So what does ECO Corporation do? ECO is a company that identifies waste where it either is not seen or is mis-perceived, and turns that “waste” into something valuable. Another way to look at it is that we extend the life-cycle value of existing products and services. In the case of the performance of the built environment  we act as owner’s representatives for energy efficiency-based commercial building retrofits. Currently we are working on the 20-story building that houses the LA County Superior Courthouse. Together with our carefully selected partners, we are modernizing their building to improve tenant health and satisfaction while increasing its value, and simultaneous reducing energy and other utility costs and pollutant emissions.  ECO Corporation is involved in several other businesses as well. While we’ll share much more in the coming weeks here is a snippet:

  • One of ECO’s companies has developed a thermal powered desalination system capable of using waste heat or solar generated heat,  that with almost no electrical energy can turn sea water into delicious and healthy drinking water. This same technology can clean waste agricultural water, and more.
  • We also have a natural skin care line that uses pure salts and water that are byproducts (known formerly as “waste”) of this solar distillation process to create remarkable skin care products.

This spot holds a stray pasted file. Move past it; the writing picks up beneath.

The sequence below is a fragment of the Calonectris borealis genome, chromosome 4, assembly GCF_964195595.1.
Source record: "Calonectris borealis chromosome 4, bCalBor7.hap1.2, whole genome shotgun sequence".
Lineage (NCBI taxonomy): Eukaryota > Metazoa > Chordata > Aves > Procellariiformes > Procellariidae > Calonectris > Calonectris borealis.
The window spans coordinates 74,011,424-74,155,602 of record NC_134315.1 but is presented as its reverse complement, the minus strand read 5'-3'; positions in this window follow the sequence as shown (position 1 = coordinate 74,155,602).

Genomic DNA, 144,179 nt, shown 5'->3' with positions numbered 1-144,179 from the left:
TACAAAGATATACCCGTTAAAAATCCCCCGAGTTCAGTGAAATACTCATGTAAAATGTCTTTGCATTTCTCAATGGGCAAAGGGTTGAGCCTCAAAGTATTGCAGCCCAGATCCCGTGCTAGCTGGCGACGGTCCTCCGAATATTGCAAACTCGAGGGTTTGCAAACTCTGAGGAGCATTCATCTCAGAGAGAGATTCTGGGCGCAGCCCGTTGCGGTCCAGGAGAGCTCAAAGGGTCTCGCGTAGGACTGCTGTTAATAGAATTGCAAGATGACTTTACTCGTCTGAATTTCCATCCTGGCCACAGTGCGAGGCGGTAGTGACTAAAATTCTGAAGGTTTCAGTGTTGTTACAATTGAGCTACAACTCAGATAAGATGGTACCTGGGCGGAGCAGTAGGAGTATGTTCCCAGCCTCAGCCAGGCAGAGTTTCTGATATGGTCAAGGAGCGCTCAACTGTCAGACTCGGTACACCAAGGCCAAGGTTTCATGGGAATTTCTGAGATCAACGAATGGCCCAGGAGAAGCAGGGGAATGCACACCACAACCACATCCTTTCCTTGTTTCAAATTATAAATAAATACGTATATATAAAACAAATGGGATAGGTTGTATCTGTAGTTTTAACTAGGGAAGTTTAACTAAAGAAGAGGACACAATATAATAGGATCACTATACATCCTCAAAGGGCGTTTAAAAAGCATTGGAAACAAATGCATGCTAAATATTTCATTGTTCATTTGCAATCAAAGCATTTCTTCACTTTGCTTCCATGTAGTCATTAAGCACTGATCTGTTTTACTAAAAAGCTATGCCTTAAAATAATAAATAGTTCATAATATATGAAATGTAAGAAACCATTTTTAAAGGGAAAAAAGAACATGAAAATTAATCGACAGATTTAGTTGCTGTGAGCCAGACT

• The solar still technology is the first one to be developed by our Research and Development Company and can be used for various applications.
  • The brine that is left after the distillation of the sea water is used as a high quality, natural solution for the commercial aquarium industry. One that eliminates the need for synthetic products and massive freighting of sea water from the coasts. Our sea water solution is roughly 1/5 the volume of sea water and can be re-constituted on site.

I’ll stop there for now, but I hope gives a picture of what we are about at Eco Corp. We’ll share more in the future but know that at ECO we are committed to activities that encourage a lifestyle and a way of doing business that is healthy and rewarding, that more accurately accounts for natural and human capital in this resource constrained world, and that leaves us with a greater sense of well-being.

We don’t harbor any illusions that the road to a more sustainable world is marked with potholes the size of Ford Expeditions, but we are pretty sure that if our collective energy and spirit is truly aligned with finding solutions, then we will. And we’ll even make money doing it.

Until next time…..